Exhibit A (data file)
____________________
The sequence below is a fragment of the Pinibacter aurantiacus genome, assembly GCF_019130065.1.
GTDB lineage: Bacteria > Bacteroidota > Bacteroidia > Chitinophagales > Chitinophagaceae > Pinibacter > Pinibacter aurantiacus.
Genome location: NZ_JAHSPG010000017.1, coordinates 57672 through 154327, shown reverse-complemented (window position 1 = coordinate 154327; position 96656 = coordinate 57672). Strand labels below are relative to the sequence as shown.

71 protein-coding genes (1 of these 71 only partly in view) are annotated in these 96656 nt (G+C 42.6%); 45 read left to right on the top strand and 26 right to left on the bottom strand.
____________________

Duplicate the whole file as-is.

The sequence below is a fragment of the Pinibacter aurantiacus genome, assembly GCF_019130065.1.
GTDB lineage: Bacteria > Bacteroidota > Bacteroidia > Chitinophagales > Chitinophagaceae > Pinibacter > Pinibacter aurantiacus.
Genome location: NZ_JAHSPG010000017.1, coordinates 57672 through 154327, shown reverse-complemented (window position 1 = coordinate 154327; position 96656 = coordinate 57672). Strand labels below are relative to the sequence as shown.

71 protein-coding genes (1 of these 71 only partly in view) are annotated in these 96656 nt (G+C 42.6%); 45 read left to right on the top strand and 26 right to left on the bottom strand.